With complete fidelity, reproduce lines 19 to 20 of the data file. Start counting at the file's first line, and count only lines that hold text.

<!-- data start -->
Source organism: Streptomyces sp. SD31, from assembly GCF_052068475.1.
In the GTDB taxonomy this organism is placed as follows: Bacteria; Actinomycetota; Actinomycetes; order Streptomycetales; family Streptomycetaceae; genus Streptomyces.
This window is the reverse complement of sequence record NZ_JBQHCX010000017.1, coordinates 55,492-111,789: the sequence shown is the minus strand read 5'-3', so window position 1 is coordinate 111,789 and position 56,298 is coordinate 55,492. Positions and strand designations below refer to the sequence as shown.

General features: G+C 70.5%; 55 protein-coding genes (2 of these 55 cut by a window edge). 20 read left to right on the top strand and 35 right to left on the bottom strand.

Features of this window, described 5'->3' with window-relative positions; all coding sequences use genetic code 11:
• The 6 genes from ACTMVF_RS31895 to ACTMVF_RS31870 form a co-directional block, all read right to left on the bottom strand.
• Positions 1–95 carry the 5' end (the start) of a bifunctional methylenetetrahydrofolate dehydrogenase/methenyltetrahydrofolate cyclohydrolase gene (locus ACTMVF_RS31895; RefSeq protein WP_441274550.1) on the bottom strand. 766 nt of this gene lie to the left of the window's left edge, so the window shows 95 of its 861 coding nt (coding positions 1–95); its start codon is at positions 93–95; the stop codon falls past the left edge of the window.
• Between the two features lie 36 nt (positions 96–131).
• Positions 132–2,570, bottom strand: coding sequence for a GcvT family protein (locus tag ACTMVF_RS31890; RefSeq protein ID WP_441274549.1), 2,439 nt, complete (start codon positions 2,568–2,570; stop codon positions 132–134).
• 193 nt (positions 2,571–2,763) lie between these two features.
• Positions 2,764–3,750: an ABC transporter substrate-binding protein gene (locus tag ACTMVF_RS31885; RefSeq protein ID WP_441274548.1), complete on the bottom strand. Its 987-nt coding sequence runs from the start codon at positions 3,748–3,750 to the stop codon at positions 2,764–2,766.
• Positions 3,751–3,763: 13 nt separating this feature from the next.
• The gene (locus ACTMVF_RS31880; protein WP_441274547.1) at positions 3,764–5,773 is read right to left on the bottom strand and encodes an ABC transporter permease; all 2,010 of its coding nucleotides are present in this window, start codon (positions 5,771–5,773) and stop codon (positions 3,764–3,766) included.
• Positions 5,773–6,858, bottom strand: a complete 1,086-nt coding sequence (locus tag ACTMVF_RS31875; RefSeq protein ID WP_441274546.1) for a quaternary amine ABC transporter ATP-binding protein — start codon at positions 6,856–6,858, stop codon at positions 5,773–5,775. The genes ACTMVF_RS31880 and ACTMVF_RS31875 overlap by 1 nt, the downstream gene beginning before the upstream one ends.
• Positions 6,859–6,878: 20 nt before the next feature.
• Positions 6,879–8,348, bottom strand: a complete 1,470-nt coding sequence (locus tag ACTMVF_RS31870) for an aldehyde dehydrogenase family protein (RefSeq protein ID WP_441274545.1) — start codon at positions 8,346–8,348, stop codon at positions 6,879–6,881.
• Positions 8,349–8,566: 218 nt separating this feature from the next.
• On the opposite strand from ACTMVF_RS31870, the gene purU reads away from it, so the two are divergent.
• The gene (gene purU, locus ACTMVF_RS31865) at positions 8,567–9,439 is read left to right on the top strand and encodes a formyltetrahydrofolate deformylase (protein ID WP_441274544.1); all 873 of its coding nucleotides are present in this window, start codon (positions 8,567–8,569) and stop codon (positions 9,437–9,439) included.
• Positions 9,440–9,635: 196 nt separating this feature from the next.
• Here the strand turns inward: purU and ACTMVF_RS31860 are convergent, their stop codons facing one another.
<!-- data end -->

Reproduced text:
• The gene (gene purU, locus ACTMVF_RS31865) at positions 8,567–9,439 is read left to right on the top strand and encodes a formyltetrahydrofolate deformylase (protein ID WP_441274544.1); all 873 of its coding nucleotides are present in this window, start codon (positions 8,567–8,569) and stop codon (positions 9,437–9,439) included.
• Positions 9,440–9,635: 196 nt separating this feature from the next.